Transurethral resection (TUR) of the bladder is a surgical procedure that is used both to diagnose bladder cancer and to remove cancerous tissue from the bladder. This procedure is also called a TURBT (transurethral resection for bladder tumor). General anesthesia or spinal anesthesia is usually used. During TUR surgery, a cystoscope is passed into the bladder through the urethra. A tool called a resectoscope is used to remove the cancer for biopsy and to burn away any remaining cancer cells.
Bladder cancer can come back after this surgery, so repeat TURs are sometimes needed.
Following surgery, a catheter may be placed in the urethra to help stop bleeding and to prevent blockage of the urethra. When the bleeding has stopped, the catheter is removed. You may need to stay in the hospital 1 to 4 days.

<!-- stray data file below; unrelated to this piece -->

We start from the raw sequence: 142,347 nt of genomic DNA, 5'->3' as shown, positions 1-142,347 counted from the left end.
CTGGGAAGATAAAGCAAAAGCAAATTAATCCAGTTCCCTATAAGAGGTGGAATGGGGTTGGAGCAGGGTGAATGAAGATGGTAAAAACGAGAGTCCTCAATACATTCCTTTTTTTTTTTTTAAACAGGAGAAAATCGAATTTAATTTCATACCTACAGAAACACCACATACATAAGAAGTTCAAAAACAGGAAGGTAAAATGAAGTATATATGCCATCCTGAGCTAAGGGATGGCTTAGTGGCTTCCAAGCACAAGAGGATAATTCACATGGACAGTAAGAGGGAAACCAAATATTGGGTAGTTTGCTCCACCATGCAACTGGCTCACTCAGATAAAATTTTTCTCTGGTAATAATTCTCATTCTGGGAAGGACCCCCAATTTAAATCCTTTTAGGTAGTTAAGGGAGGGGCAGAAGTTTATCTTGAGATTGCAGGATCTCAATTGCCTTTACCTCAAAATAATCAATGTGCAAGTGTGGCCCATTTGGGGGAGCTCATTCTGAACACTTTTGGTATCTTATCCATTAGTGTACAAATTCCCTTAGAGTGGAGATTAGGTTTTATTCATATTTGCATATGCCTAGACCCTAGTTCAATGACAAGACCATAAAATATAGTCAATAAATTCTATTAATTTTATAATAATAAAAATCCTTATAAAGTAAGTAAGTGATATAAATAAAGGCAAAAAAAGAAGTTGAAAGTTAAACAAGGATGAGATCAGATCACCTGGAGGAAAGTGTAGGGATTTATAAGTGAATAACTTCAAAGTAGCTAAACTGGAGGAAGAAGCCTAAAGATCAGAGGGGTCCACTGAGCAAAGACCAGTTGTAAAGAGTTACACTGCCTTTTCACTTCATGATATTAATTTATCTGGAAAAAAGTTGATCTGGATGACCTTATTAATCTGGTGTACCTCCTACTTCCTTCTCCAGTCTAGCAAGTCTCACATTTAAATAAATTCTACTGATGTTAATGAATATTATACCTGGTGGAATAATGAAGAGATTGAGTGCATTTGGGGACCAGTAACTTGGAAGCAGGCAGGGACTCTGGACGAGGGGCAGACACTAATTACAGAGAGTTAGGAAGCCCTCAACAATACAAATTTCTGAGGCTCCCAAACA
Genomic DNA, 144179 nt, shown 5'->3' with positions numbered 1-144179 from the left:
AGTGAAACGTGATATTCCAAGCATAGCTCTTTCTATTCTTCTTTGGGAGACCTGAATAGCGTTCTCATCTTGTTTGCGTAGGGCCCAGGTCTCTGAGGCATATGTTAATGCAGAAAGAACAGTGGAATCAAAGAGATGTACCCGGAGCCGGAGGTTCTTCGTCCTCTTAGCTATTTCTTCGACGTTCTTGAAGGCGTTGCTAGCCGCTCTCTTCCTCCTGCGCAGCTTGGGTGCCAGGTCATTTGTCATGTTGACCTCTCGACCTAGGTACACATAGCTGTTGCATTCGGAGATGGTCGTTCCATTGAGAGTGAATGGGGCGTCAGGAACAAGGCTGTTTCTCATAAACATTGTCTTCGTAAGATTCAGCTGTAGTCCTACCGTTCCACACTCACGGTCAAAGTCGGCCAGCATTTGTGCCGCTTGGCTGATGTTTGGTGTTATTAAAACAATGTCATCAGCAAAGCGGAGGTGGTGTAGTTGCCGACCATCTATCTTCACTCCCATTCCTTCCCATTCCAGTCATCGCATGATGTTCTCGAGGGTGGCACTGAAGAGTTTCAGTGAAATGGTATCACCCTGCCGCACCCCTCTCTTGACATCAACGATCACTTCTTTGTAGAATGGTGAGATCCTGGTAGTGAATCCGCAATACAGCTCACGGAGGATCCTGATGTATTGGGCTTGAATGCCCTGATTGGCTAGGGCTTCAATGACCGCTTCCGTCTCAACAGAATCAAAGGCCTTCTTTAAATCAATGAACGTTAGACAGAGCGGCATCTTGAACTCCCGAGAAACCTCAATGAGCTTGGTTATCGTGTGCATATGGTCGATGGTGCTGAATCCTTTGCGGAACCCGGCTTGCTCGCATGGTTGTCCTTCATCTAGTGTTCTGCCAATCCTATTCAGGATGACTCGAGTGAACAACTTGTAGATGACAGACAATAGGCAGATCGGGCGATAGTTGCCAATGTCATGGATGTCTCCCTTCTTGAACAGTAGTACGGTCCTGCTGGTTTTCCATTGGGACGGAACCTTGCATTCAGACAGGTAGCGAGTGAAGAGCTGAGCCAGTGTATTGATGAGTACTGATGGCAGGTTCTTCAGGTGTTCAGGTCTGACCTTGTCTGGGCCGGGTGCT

You may feel the need to urinate frequently for a while after the surgery, but this should improve over time. You may have blood in your urine for up to 2 to 3 weeks following surgery.
You may be instructed to avoid strenuous activity for about 3 weeks following TUR.
TUR can be used to diagnose, stage, and treat bladder cancer.
TUR is the most common and effective treatment for early-stage superficial bladder cancer. It may also be effective for more advanced cancer if all the cancer is removed and biopsies show that no cancer cells remain.
About 70% of people with early-stage and low-grade superficial bladder cancer can be effectively treated with a TUR.1
The risks of TUR include:
Treatment with TUR may be followed by chemotherapy or biological therapy.
If superficial bladder cancer recurs, follow-up TURs may be done regularly.
About 30% of people with early-stage and high-grade superficial bladder cancer are treated with TUR, but additional chemotherapy or biological therapy may be recommended.